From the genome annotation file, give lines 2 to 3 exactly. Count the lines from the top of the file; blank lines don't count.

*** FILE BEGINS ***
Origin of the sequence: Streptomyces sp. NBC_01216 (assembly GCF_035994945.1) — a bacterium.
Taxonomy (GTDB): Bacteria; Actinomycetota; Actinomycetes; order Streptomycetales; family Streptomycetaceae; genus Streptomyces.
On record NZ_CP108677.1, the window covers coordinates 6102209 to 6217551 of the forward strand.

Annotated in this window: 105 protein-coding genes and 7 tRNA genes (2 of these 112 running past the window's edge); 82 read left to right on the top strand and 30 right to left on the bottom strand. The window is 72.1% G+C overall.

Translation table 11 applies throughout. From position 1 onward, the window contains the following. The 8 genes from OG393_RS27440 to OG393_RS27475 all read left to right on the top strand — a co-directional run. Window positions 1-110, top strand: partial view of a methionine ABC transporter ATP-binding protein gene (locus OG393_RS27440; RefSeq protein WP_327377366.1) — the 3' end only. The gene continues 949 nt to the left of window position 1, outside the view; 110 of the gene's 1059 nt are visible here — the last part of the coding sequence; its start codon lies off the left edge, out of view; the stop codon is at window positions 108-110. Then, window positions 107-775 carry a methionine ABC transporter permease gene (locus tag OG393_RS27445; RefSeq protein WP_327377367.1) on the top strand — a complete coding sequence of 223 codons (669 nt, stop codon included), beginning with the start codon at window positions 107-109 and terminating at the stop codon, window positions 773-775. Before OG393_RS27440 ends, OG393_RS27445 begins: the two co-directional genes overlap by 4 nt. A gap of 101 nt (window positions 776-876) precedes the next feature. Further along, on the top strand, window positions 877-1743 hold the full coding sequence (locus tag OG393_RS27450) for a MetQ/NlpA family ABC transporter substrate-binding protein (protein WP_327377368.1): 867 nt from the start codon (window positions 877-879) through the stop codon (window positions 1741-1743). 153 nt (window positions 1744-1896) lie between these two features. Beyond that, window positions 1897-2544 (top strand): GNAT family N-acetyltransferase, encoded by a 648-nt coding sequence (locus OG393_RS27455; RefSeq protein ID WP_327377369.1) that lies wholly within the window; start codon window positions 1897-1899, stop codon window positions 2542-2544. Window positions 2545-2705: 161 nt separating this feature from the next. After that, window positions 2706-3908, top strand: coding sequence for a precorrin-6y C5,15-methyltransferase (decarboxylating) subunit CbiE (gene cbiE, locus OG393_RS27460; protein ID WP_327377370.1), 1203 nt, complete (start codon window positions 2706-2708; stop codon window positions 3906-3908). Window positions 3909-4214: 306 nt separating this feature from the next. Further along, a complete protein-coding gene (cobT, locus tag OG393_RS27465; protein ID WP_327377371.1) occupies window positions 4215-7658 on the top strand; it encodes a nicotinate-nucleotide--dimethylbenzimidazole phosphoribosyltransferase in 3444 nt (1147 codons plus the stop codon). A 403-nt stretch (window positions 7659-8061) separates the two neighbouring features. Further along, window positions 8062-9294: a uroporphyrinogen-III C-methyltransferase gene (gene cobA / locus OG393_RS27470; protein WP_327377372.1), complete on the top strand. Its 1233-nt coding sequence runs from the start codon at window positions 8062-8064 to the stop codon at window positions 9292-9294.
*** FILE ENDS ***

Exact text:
Taxonomy (GTDB): Bacteria; Actinomycetota; Actinomycetes; order Streptomycetales; family Streptomycetaceae; genus Streptomyces.
On record NZ_CP108677.1, the window covers coordinates 6102209 to 6217551 of the forward strand.